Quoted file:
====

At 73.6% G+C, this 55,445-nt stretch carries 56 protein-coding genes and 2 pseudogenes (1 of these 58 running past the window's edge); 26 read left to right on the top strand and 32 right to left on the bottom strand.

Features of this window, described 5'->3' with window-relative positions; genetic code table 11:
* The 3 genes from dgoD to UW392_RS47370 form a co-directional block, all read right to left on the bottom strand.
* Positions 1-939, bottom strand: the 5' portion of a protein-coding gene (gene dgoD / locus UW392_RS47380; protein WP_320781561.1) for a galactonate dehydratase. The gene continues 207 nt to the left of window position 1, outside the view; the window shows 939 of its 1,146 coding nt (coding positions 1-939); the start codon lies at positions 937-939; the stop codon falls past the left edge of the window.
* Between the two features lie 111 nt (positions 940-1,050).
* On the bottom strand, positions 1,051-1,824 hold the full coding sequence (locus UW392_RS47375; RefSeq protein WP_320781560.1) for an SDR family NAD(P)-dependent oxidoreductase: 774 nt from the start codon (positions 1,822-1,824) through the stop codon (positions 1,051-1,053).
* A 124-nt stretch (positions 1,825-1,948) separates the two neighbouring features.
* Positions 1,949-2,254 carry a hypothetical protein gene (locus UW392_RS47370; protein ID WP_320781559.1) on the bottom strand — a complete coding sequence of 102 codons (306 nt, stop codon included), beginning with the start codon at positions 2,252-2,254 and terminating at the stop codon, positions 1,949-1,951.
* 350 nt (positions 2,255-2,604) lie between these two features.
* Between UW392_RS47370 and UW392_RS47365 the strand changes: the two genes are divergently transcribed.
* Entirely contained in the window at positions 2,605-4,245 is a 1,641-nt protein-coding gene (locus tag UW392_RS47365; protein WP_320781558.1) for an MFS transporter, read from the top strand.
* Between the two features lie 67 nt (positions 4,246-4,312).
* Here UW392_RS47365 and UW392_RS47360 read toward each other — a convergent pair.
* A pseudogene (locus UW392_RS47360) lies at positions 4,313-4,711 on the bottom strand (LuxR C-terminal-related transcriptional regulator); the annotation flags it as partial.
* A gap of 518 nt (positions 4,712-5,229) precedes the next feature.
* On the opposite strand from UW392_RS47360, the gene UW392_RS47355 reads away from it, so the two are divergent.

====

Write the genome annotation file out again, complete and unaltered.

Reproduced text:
At 73.6% G+C, this 55,445-nt stretch carries 56 protein-coding genes and 2 pseudogenes (1 of these 58 running past the window's edge); 26 read left to right on the top strand and 32 right to left on the bottom strand.

Features of this window, described 5'->3' with window-relative positions; genetic code table 11:
* The 3 genes from dgoD to UW392_RS47370 form a co-directional block, all read right to left on the bottom strand.
* Positions 1-939, bottom strand: the 5' portion of a protein-coding gene (gene dgoD / locus UW392_RS47380; protein WP_320781561.1) for a galactonate dehydratase. The gene continues 207 nt to the left of window position 1, outside the view; the window shows 939 of its 1,146 coding nt (coding positions 1-939); the start codon lies at positions 937-939; the stop codon falls past the left edge of the window.
* Between the two features lie 111 nt (positions 940-1,050).
* On the bottom strand, positions 1,051-1,824 hold the full coding sequence (locus UW392_RS47375; RefSeq protein WP_320781560.1) for an SDR family NAD(P)-dependent oxidoreductase: 774 nt from the start codon (positions 1,822-1,824) through the stop codon (positions 1,051-1,053).
* A 124-nt stretch (positions 1,825-1,948) separates the two neighbouring features.
* Positions 1,949-2,254 carry a hypothetical protein gene (locus UW392_RS47370; protein ID WP_320781559.1) on the bottom strand — a complete coding sequence of 102 codons (306 nt, stop codon included), beginning with the start codon at positions 2,252-2,254 and terminating at the stop codon, positions 1,949-1,951.
* 350 nt (positions 2,255-2,604) lie between these two features.
* Between UW392_RS47370 and UW392_RS47365 the strand changes: the two genes are divergently transcribed.
* Entirely contained in the window at positions 2,605-4,245 is a 1,641-nt protein-coding gene (locus tag UW392_RS47365; protein WP_320781558.1) for an MFS transporter, read from the top strand.
* Between the two features lie 67 nt (positions 4,246-4,312).
* Here UW392_RS47365 and UW392_RS47360 read toward each other — a convergent pair.
* A pseudogene (locus UW392_RS47360) lies at positions 4,313-4,711 on the bottom strand (LuxR C-terminal-related transcriptional regulator); the annotation flags it as partial.
* A gap of 518 nt (positions 4,712-5,229) precedes the next feature.
* On the opposite strand from UW392_RS47360, the gene UW392_RS47355 reads away from it, so the two are divergent.